Patrols were every day to ensure the enemy did not have freedom of movement. Marines walked in a line due to the prevalence of mines found in the farmlands surrounding the PB. The Marine in front picked the path and carried a metal detector in order to find IEDs. The Marine behind him marked the path to ensure no one took a stray step. If one did it could be his last.
Firefights with the enemy became like the high and addiction of a drug. Marines began to search for any excuse to kill, and most of the time it was not hard to find one. The reason for taking a shot could be as simple as, “There is a fighting age male (about 15-60 years old) watching us from a tree line 400m away.” “Does he have a weapon, optic, or radio?” “Yes, he is holding a rifle.” The Marines never regretted the decisions made because there was a simple proof of good judgment that one can only understand after time and experience in the situation. Despite what the media wants to portray, it becomes very easy to tell the difference between enemy and civilian.
Only a fighting man knows what it means to go numb to heartbreak, to seamlessly find that emotional cut off switch after seeing his closest friends ripped to shreds by a strategically and maliciously placed explosive device. Incoming units sent to replace the previous could not believe the appearance of the outgoing Marines. Ragged, beaten, and filthy are only a few words that could describe the Marines leaving after a six-month rotation in PB Fires.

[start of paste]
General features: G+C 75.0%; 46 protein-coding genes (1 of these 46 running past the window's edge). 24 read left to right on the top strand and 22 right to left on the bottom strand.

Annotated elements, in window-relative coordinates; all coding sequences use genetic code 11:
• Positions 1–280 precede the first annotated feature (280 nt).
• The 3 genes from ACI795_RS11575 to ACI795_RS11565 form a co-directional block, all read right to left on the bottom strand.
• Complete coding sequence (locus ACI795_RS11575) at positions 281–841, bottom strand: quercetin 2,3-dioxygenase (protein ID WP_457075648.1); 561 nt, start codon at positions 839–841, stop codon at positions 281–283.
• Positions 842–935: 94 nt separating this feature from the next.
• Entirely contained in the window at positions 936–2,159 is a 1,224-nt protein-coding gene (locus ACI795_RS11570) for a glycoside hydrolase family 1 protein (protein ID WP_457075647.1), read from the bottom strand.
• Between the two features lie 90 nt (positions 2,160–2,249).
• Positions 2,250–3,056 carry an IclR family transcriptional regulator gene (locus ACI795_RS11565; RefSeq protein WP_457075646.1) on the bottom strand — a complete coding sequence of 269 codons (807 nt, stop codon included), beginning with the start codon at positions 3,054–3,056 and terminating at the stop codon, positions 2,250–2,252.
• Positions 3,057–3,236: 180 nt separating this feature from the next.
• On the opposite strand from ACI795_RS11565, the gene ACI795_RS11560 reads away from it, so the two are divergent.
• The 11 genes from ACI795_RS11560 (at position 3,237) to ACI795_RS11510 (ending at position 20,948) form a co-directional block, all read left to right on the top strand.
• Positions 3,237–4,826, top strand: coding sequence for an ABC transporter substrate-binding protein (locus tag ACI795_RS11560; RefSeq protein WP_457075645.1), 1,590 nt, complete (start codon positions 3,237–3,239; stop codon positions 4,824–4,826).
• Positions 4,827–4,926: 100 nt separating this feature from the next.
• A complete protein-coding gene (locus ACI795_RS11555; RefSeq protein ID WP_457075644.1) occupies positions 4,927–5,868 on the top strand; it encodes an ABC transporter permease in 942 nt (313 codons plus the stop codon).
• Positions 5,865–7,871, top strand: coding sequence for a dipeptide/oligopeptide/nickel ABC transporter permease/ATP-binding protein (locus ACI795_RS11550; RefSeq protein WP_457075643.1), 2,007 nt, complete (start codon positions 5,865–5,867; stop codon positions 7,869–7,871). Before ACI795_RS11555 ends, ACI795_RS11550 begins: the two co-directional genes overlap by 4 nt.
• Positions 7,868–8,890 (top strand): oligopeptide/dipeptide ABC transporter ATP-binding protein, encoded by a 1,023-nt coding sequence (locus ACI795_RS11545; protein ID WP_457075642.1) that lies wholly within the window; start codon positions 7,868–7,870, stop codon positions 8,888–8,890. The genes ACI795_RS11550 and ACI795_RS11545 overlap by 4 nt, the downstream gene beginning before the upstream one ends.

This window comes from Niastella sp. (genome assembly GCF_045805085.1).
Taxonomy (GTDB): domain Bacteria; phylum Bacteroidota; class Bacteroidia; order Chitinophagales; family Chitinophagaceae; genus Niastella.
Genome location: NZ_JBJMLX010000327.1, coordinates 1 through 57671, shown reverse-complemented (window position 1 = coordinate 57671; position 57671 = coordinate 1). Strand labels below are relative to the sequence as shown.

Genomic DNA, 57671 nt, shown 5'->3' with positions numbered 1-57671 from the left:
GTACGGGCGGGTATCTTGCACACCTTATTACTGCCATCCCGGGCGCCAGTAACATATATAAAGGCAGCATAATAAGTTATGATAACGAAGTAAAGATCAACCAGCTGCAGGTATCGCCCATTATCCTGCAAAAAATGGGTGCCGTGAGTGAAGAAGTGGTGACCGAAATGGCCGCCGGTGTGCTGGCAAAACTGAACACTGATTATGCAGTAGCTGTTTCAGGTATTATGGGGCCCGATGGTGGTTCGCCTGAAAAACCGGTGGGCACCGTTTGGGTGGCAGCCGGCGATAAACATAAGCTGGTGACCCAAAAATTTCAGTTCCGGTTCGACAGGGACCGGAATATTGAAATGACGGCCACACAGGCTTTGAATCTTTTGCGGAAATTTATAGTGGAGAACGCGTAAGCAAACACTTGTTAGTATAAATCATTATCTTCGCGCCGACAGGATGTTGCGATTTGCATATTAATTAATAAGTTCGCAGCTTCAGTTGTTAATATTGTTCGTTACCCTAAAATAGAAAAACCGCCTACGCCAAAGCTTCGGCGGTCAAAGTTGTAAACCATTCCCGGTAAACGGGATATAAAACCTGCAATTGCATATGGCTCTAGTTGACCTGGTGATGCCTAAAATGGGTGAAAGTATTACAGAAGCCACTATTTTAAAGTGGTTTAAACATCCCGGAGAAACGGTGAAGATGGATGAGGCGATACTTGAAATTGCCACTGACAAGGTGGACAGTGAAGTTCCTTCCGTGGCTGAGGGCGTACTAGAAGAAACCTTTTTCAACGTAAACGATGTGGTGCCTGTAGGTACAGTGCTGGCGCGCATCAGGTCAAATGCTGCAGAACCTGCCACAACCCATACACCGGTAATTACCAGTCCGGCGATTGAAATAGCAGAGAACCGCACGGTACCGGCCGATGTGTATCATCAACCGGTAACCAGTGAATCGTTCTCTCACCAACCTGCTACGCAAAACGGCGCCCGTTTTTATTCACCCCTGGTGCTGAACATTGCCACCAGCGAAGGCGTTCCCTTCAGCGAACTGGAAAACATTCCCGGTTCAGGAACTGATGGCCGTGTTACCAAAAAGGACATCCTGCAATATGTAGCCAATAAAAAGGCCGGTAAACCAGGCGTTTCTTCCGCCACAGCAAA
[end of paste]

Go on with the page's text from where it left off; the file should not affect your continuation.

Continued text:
Countless Marines that served at PB Fires willingly gave life and limb for each other. It was blood and sweat, day in and day out, just for the idea of a better life for people who didn’t really want it. The men that were there, some only 19 years old, witnessed God’s destruction of the mind, body, and soul for just two thousand tax-free dollars a month. Luckily, their story lives on, and they will never be forgotten.
After I finished that paper, I realized that someday, if I could find the right person to co-author it, I would probably consider writing a book about my deployment. I also realized that I would never waste my time telling stories around a drunken fire pit again. Nor would I ever expect a therapist, my parents, some girl I like, or anyone else to understand my experiences. It’s impossible. Period. I can put a message out for people to understand, but I will never be able to describe all my senses and have you perceive them as I did.
Editor’s Note: This essay was written by Afghanistan War veteran Chase Vuchetich, who deployed to Sangin, Afghanistan with 1st Battalion, 5th Marines from March to October 2011. During this deployment, 1/5 took part in two separate combat operations. Upon completing this rotation, they were awarded the Navy Meritorious Unit Citation award.